A molecular biologic approach to study the fine specificity of antibodies directed to the MN human blood group antigens

Douglas P. Blackall, Maciej Ugorski, Peter Påhlsson, Susan H. Shakin-Eshleman, Steven L. Spitalnik

Research output: Contribution to journalArticlepeer-review

Abstract

The human MN blood group Ags on glycophorin A are linear complex glycopeptide Ags determined by a combination of amino acid polymorphisms and O-glycans. M Ag has Ser and Gly, and N Ag has Leu and Glu, at positions 1 and 5, respectively. Amino acids 2 to 4 are O-glycosylated. To analyze the fine specificity of Abs recognizing these Ags, recombinant glycophorin A molecules were expressed in Chinese hamster ovary (CHO) cells. The M-allele cDNA was used to generate the N-allele by site-directed mutagenesis. Two chimeric mutants were similarly constructed: Gly5 → Glu mimics the rare M(c) phenotype; Ser1 → Leu is not found in human populations. Each type of glycophorin A was transfected into wild type CHO cells. In addition, the M- allele was expressed by mutant CHO cells defective in sialylation. The binding of M and N Abs and an anti-N lectin to recombinant glycophorin A was assessed by various methods. Two anti-N mouse mAbs and the anti-N lectin required leucine at position 1, whereas Glu5 was not essential. One anti-M mAb required both Gly5 and sialic acid. Three human anti-M sera required Ser1, whereas Gly5 was not essential. Four anti-M and -N mouse mAbs failed to bind recombinant glycophorin A, probably due to undersialylation of the recombinant glycoprotein. These results show that CHO cells expressing glycophorin A molecules varying in amino acid sequence and carbohydrate composition are useful for studying the fine specificity of Ab and lectin interactions with this glycoprotein. This is a novel approach and model system for investigating the immune response to linear complex glycopeptide Ags, a class of Ags that has received little attention previously.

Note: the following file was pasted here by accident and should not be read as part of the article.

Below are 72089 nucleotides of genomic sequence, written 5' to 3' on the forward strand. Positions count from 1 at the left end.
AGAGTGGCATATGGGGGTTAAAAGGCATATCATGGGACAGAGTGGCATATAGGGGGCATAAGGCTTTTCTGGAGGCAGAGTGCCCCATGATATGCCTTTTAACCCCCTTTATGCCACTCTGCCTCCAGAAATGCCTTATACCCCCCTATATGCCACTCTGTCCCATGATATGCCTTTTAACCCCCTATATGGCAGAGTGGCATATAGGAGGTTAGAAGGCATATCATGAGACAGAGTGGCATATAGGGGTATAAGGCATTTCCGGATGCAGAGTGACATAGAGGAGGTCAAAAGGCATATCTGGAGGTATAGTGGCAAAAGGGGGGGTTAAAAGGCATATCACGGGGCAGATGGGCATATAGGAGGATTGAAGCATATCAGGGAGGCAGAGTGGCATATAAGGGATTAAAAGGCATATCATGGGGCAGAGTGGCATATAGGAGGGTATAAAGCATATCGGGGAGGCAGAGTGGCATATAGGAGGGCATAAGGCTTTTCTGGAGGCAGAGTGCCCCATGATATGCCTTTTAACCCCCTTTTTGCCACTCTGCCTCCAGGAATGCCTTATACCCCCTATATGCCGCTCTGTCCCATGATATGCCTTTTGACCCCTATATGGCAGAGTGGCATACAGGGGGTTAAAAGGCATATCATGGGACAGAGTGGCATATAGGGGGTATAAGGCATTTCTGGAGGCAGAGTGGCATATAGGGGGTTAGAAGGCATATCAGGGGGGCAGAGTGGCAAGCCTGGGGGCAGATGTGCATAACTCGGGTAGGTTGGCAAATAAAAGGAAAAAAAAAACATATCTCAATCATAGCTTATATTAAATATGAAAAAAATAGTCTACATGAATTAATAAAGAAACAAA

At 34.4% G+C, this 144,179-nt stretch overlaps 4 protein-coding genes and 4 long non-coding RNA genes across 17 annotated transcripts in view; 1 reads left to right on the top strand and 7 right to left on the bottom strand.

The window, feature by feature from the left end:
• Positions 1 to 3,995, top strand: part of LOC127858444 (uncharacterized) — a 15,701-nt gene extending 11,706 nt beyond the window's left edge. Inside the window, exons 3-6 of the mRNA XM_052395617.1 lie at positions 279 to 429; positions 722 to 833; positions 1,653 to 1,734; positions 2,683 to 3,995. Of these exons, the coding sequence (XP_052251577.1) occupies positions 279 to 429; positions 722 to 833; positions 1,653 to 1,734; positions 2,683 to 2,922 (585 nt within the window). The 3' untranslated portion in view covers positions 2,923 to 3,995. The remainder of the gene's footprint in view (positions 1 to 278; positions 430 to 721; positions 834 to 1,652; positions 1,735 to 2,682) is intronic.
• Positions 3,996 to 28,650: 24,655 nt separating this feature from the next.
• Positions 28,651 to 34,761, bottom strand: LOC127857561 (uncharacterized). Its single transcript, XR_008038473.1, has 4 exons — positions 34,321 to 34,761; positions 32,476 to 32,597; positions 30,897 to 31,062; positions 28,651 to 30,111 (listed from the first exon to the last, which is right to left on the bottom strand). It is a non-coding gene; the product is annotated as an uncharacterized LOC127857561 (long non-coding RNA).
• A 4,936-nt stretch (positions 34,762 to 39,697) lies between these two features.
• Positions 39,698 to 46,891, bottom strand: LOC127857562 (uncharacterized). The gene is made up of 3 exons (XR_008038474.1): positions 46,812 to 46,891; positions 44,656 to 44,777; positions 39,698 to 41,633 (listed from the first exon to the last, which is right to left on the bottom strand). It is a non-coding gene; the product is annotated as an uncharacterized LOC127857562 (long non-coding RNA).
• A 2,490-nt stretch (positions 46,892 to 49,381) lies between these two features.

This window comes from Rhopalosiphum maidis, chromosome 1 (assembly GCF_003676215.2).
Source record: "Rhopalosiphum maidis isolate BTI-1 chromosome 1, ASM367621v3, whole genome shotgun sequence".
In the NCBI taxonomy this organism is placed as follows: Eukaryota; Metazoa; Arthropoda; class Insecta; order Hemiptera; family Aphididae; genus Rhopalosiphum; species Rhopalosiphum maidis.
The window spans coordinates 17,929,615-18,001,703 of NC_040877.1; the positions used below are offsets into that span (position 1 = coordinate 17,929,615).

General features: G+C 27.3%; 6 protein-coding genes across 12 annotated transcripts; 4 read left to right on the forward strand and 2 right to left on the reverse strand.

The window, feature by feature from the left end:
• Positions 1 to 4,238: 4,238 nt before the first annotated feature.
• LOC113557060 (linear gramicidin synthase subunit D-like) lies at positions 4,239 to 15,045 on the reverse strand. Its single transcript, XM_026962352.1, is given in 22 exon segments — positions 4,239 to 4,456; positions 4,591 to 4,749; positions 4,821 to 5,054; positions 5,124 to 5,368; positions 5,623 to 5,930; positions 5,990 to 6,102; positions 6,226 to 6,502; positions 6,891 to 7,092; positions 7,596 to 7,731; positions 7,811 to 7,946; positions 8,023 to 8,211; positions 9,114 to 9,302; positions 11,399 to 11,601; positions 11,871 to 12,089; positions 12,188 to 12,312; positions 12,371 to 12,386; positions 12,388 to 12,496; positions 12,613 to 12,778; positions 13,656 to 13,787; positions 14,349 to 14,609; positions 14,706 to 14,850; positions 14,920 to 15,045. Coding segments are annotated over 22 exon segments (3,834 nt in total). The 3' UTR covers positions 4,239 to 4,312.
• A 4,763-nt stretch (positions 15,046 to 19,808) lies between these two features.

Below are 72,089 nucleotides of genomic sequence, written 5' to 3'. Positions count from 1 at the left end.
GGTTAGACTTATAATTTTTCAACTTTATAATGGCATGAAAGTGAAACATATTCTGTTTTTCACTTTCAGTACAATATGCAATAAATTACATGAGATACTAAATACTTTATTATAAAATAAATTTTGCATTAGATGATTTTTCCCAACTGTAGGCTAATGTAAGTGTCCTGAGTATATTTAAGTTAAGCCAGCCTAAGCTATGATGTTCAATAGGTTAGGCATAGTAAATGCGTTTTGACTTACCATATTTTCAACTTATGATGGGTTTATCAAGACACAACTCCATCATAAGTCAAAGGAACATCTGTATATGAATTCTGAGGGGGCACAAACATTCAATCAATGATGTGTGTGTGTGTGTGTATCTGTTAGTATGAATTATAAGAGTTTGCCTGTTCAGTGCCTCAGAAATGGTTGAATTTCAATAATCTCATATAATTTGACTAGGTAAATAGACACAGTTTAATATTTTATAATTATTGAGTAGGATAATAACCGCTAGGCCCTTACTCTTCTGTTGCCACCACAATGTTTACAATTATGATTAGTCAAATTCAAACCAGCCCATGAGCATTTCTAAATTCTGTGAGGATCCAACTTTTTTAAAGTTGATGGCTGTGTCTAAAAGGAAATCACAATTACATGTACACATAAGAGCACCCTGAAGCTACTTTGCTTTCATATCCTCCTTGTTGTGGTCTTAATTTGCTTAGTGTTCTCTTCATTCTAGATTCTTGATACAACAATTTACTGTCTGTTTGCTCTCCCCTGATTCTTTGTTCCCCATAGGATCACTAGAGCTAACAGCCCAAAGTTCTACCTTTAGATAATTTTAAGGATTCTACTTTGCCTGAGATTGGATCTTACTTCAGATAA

Original languageEnglish (US)
Pages (from-to)2241-2247
Number of pages7
JournalJournal of Immunology
Volume152
Issue number5
StatePublished - Mar 1 1994
Externally publishedYes

ASJC Scopus subject areas

  • Immunology and Allergy
  • Immunology

Fingerprint

Dive into the research topics of 'A molecular biologic approach to study the fine specificity of antibodies directed to the MN human blood group antigens'. Together they form a unique fingerprint.

Cite this